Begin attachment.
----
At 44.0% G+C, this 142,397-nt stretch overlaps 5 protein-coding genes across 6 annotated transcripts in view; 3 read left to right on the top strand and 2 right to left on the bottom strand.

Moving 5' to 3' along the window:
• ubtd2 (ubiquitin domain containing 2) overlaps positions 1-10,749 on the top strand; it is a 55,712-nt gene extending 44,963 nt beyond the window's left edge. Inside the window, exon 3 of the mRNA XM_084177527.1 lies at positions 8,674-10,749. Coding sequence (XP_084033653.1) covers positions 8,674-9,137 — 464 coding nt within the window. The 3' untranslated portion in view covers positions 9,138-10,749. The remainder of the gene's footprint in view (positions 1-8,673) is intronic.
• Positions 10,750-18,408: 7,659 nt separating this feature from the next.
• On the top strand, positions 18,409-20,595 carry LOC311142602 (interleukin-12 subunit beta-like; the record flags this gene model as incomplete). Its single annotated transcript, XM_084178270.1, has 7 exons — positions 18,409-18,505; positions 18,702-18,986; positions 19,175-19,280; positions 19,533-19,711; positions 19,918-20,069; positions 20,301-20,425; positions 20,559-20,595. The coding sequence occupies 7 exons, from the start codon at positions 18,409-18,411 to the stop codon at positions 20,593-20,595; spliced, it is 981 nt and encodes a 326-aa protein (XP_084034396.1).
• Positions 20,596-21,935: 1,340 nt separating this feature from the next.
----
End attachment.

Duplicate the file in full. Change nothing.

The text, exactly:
At 44.0% G+C, this 142,397-nt stretch overlaps 5 protein-coding genes across 6 annotated transcripts in view; 3 read left to right on the top strand and 2 right to left on the bottom strand.

Moving 5' to 3' along the window:
• ubtd2 (ubiquitin domain containing 2) overlaps positions 1-10,749 on the top strand; it is a 55,712-nt gene extending 44,963 nt beyond the window's left edge. Inside the window, exon 3 of the mRNA XM_084177527.1 lies at positions 8,674-10,749. Coding sequence (XP_084033653.1) covers positions 8,674-9,137 — 464 coding nt within the window. The 3' untranslated portion in view covers positions 9,138-10,749. The remainder of the gene's footprint in view (positions 1-8,673) is intronic.
• Positions 10,750-18,408: 7,659 nt separating this feature from the next.
• On the top strand, positions 18,409-20,595 carry LOC311142602 (interleukin-12 subunit beta-like; the record flags this gene model as incomplete). Its single annotated transcript, XM_084178270.1, has 7 exons — positions 18,409-18,505; positions 18,702-18,986; positions 19,175-19,280; positions 19,533-19,711; positions 19,918-20,069; positions 20,301-20,425; positions 20,559-20,595. The coding sequence occupies 7 exons, from the start codon at positions 18,409-18,411 to the stop codon at positions 20,593-20,595; spliced, it is 981 nt and encodes a 326-aa protein (XP_084034396.1).
• Positions 20,596-21,935: 1,340 nt separating this feature from the next.